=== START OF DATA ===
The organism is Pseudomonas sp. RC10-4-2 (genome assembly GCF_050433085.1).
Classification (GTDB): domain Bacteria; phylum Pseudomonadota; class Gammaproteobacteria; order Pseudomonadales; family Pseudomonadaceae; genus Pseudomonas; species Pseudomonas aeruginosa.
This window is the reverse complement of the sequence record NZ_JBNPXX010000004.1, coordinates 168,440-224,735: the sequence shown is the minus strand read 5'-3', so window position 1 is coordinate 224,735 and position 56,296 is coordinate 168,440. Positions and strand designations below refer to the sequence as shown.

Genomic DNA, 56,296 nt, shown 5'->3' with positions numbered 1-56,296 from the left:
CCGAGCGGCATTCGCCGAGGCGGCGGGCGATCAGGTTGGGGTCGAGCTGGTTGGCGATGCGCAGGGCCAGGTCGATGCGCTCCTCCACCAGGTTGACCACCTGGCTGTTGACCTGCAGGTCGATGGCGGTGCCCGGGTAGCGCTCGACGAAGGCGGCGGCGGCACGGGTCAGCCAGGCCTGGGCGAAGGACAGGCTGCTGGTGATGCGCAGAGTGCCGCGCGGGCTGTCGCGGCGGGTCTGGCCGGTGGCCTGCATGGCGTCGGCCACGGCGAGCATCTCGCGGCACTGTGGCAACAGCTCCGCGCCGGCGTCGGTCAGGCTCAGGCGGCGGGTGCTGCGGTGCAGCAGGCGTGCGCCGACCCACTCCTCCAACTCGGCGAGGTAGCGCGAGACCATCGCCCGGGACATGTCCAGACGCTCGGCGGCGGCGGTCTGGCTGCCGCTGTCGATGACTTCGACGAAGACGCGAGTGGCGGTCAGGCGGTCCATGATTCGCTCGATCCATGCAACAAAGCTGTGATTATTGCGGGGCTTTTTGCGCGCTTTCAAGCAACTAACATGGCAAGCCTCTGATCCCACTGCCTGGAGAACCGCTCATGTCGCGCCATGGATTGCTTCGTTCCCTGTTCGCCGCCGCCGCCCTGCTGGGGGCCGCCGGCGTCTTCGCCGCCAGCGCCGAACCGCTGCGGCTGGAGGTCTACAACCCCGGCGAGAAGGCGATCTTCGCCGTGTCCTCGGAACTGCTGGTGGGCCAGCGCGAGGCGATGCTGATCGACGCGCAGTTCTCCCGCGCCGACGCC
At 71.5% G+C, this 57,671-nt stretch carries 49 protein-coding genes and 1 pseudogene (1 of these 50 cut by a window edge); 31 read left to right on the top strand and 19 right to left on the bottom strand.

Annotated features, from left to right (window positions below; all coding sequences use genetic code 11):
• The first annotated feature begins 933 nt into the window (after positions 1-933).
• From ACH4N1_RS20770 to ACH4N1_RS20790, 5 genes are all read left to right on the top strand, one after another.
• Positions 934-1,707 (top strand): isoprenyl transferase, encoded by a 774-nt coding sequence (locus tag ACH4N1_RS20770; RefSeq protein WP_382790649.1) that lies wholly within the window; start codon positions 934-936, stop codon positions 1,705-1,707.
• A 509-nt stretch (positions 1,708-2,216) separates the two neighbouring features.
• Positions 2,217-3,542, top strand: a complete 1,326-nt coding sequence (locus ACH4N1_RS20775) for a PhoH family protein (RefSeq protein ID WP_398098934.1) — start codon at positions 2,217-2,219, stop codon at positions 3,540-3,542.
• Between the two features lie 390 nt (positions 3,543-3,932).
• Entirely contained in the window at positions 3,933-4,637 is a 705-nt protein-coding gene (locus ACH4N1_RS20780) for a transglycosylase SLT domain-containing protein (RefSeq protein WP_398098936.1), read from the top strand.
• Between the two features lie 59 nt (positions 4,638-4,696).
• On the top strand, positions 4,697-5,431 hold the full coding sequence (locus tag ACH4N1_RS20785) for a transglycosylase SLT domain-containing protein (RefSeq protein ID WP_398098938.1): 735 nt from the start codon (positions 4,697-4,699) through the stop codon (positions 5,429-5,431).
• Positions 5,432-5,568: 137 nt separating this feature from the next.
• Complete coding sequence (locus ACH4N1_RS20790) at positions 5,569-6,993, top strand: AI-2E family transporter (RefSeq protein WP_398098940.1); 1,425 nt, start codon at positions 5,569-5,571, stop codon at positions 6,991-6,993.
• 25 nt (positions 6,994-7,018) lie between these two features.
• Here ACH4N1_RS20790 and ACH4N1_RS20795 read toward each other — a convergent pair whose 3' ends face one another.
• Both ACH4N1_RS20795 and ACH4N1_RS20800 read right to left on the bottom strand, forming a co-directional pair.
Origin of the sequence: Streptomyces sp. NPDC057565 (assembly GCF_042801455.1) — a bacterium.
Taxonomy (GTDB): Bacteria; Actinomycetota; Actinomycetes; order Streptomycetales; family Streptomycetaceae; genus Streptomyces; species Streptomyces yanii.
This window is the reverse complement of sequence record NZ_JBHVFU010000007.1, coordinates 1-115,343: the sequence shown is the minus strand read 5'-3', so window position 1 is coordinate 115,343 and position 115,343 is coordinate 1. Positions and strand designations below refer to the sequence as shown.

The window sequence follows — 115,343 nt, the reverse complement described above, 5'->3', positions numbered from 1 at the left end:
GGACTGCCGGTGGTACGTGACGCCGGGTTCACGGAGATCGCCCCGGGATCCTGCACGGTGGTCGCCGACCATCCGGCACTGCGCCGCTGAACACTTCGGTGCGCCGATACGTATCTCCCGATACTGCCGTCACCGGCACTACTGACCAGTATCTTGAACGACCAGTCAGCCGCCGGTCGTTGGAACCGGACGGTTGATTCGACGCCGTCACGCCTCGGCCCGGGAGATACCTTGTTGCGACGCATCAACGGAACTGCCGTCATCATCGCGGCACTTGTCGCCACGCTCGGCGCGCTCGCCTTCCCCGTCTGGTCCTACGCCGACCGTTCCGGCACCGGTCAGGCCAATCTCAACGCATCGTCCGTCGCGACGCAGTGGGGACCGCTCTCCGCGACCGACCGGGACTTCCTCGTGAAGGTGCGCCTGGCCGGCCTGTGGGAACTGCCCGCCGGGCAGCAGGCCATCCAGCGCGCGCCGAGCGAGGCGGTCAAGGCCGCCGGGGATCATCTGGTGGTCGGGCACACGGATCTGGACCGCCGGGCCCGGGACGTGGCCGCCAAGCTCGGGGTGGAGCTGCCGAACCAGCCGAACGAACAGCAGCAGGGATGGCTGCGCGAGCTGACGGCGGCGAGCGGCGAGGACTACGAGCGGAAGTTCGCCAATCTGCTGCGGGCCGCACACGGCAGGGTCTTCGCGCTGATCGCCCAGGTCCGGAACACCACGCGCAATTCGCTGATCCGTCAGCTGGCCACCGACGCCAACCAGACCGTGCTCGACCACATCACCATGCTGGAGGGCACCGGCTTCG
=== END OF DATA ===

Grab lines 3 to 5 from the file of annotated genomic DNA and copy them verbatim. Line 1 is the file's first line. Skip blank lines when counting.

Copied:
This window is the reverse complement of the sequence record NZ_JBNPXX010000004.1, coordinates 168,440-224,735: the sequence shown is the minus strand read 5'-3', so window position 1 is coordinate 224,735 and position 56,296 is coordinate 168,440. Positions and strand designations below refer to the sequence as shown.

Genomic DNA, 56,296 nt, shown 5'->3' with positions numbered 1-56,296 from the left:
CCGAGCGGCATTCGCCGAGGCGGCGGGCGATCAGGTTGGGGTCGAGCTGGTTGGCGATGCGCAGGGCCAGGTCGATGCGCTCCTCCACCAGGTTGACCACCTGGCTGTTGACCTGCAGGTCGATGGCGGTGCCCGGGTAGCGCTCGACGAAGGCGGCGGCGGCACGGGTCAGCCAGGCCTGGGCGAAGGACAGGCTGCTGGTGATGCGCAGAGTGCCGCGCGGGCTGTCGCGGCGGGTCTGGCCGGTGGCCTGCATGGCGTCGGCCACGGCGAGCATCTCGCGGCACTGTGGCAACAGCTCCGCGCCGGCGTCGGTCAGGCTCAGGCGGCGGGTGCTGCGGTGCAGCAGGCGTGCGCCGACCCACTCCTCCAACTCGGCGAGGTAGCGCGAGACCATCGCCCGGGACATGTCCAGACGCTCGGCGGCGGCGGTCTGGCTGCCGCTGTCGATGACTTCGACGAAGACGCGAGTGGCGGTCAGGCGGTCCATGATTCGCTCGATCCATGCAACAAAGCTGTGATTATTGCGGGGCTTTTTGCGCGCTTTCAAGCAACTAACATGGCAAGCCTCTGATCCCACTGCCTGGAGAACCGCTCATGTCGCGCCATGGATTGCTTCGTTCCCTGTTCGCCGCCGCCGCCCTGCTGGGGGCCGCCGGCGTCTTCGCCGCCAGCGCCGAACCGCTGCGGCTGGAGGTCTACAACCCCGGCGAGAAGGCGATCTTCGCCGTGTCCTCGGAACTGCTGGTGGGCCAGCGCGAGGCGATGCTGATCGACGCGCAGTTCTCCCGCGCCGACGCC